Kindling Quotes (displaying: 1 - 10 of 134 quotes )
Kindle, isn’t it?” the waitress asked. “I got one for Christmas, and I love it. I’m reading my way through all of Jodi Picoult’s books.” “Oh, probably not all of them,” Wesley said. “Huh? Why not?” “She’s probably got another one done already. That’s all I meant.” “And James Patterson’s probably written one since he got up this morning!” she said, and went off chortling.
But what after all is one night? A short space, especially when the darkness dims so soon, and so soon a bird sings, a cock crows, or a faint green quickens, like a turning leaf, in the hollow of the wave. Night, however, succeeds to night. The winter holds a pack of them in store and deals them equally, evenly, with indefatigable fingers. They lengthen; they darken. Some of them hold aloft clear planets, plates of brightness. The autumn trees, ravaged as they are, take on the flash of tattered flags kindling in the gloom of cool cathedral caves where gold letters on marble pages describe death in battle and how bones bleach and burn far away in Indian sands. The autumns trees gleam in the yellow moonlight, in the light of harvest moons, the light which mellows the energy of labour, and smooths the stubble, and brings the wave lapping blue to the shore.
Such was the Arab of the desert, the dweller in tents, in whom was fulfilled the prophetic destiny of his ancestor Ishmael. " He will be a wild man ; his hand will be against every man, and every man's hand against him." Nature had fitted him for his destiny. His form was light and meagre, but sinewy and active, and capable oi sustaining great fatigue and hardship. He was temper- ate and even abstemious, requiring but little food, and that of the simplest kind. His mind, like his body, was light and agile. He eminently possessed the intellectual attributes of the Shemitic race, penetrating sagacity, sub- tle wit, a ready conception, and a brilliant imagination. His sensibilities were quick and acute, though not last- ing ; a proud and daring spirit was stamped on his sal- low visage and flashed from his dark and kindling eye. He was easily aroused by the appeals of eloquence, and charmed by the graces of poetry. Speaking a language copious in the extreme, the words of which have been com- pared to gems and flowers, he was naturally an orator ; but he delighted in proverbs and apothegms, rather than in sustained flights of declamation, and was prone to con-vey his ideas in the oriental style, by apologue and parable.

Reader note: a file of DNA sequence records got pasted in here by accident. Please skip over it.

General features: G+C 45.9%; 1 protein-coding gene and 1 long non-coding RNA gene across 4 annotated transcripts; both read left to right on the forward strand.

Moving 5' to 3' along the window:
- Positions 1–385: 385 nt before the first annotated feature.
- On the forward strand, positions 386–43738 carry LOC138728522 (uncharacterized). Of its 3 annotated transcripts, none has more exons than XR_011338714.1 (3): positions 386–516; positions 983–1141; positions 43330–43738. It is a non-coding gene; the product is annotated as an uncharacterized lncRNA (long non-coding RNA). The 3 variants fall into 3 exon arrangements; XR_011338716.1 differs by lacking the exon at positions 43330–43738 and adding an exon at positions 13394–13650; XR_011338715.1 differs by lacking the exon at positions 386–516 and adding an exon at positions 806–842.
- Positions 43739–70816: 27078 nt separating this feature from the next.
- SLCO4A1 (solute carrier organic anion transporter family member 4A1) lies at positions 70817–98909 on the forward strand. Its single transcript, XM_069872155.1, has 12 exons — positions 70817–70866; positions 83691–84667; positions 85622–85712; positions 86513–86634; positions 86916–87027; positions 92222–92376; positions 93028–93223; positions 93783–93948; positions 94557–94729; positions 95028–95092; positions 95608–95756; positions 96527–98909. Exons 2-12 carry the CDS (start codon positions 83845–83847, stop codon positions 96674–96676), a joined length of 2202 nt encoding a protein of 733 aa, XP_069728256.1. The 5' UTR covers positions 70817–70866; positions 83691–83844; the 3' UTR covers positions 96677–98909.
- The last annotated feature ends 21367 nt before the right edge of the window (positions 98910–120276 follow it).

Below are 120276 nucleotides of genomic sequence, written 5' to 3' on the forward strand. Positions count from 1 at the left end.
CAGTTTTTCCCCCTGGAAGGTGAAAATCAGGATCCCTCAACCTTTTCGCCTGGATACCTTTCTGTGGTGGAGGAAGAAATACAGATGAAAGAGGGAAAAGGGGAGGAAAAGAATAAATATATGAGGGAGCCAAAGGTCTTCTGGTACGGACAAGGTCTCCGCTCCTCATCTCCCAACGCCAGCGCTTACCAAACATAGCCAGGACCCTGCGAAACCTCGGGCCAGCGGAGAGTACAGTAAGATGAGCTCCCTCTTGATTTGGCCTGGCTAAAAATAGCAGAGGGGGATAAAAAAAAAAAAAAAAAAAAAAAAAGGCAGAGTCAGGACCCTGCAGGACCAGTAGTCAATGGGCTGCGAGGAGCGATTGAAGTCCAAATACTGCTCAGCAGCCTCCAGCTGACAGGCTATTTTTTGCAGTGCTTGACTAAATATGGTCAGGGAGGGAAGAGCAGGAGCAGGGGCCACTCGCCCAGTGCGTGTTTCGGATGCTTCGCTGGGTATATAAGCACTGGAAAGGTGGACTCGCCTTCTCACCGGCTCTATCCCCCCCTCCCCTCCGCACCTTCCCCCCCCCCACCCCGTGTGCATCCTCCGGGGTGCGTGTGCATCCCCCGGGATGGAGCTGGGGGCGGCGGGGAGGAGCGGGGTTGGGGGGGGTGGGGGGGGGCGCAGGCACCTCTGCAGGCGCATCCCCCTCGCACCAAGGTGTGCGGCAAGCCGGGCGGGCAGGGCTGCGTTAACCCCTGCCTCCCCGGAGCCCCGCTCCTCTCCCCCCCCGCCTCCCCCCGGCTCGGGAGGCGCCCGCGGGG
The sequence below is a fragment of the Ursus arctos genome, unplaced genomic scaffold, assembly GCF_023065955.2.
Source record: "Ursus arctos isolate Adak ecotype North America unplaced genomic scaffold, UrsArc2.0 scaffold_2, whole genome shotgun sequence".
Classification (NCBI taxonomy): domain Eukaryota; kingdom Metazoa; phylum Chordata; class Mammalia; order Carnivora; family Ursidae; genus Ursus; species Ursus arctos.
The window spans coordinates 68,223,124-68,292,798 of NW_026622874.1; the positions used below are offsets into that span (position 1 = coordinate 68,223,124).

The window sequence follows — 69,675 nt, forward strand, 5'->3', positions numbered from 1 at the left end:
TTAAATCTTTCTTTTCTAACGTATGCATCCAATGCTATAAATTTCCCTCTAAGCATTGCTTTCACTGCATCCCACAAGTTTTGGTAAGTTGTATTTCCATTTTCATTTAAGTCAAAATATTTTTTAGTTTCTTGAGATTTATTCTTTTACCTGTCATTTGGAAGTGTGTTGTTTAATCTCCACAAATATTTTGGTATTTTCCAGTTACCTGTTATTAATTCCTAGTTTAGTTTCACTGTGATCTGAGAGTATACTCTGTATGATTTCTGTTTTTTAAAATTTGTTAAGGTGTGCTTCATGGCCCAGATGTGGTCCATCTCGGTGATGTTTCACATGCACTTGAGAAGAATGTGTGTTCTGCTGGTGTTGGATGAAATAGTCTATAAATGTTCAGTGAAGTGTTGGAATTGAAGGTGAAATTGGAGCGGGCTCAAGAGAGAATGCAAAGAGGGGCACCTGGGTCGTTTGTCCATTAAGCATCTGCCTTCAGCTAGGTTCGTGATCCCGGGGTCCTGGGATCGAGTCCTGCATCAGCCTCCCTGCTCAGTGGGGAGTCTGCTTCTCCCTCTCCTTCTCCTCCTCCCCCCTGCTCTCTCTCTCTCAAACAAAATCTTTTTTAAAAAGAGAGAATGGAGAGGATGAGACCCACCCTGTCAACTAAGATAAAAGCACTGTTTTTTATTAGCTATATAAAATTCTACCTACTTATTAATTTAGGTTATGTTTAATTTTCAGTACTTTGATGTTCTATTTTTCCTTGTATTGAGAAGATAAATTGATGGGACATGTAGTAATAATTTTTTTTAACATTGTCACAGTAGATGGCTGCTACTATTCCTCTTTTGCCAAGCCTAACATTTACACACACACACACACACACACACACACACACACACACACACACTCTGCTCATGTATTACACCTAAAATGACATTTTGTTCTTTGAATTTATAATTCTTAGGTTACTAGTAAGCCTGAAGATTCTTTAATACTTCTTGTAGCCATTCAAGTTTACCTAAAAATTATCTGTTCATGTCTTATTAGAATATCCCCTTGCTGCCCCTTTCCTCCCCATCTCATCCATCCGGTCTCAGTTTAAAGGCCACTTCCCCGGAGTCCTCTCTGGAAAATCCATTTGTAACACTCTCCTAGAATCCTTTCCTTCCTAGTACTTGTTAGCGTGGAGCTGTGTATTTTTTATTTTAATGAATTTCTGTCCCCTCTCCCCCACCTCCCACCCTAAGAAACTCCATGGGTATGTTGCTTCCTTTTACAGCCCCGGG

Her mighty lakes, like oceans of liquid silver; her mountains, with bright aerial tints; her valleys, teeming with wild fertility; her tremendous cataracts, thundering in their solitudes; her boundless plains, waving with spontaneous verdure; her broad, deep rivers, rolling in solemn silence to the ocean; her trackless forests, where vegetation puts forth all its magnificence; her skies, kindling with the magic of summer clouds and glorious sunshine - no, never need an American look beyond his own country for the sublime and beautiful of natural scenery.
You are my sympathy - my better self - my good angel; I am bound to you by a strong attachment. I think you good, gifted, lovely; a fervant, a solemn passion is conceived in my heart; it leans to you, draws you to my center and spring of life, wraps my existence about you - and, kindling in pure, powerful flame, fuses you and me in one.
She could walk through a lightning storm without being touched; grab a bolt of lightning in the palm of her hand; use the heat of lightning to start the kindling going under her medicine pot. She turned the moon into salve, the stars into swaddling cloth, and healed the wounds of every creature walking up on two or down on four.
Nonetheless, after we've dropped off the birds and volunteered to go back to the woods to gather kindling for the evening fire, I find myself wrapped in his arms. His lips brushing the faded bruises on my neck, working their way to my mouth. Despite what I feel for Peeta, this is when I accept deep down that he'll never come back to me. Or I'll never go back to him. I'll stay in 2 until it falls, go to the Capitol and kill Snow, and then die for my trouble. And he'll die insane and hating me. So in the fading light I shut my eyes and kiss Gale to make up for all the kisses I've withheld, and because it doesn't matter any more, and because I'm so desperately lonely I can't stand it. Gale's touch and taste and heat remind me that at least my body's still alive, and for the moment it's a welcome feeling. I empty my mind and let the sensations run through my flesh, happy to lose myself.
Pleasant things to hear, though hearing them from him embarrasses me. I soak up the praise but feel obliged to disparage the gift. I believe that most people have some degree of talent for something--forms, colors, words, sounds. Talent lies around in us like kindling waiting for a match, but some people, just as gifted as others, are less lucky. Fate never drops a match on them. The times are wrong, or their health is poor, or their energy low, or their obligations too many. Something.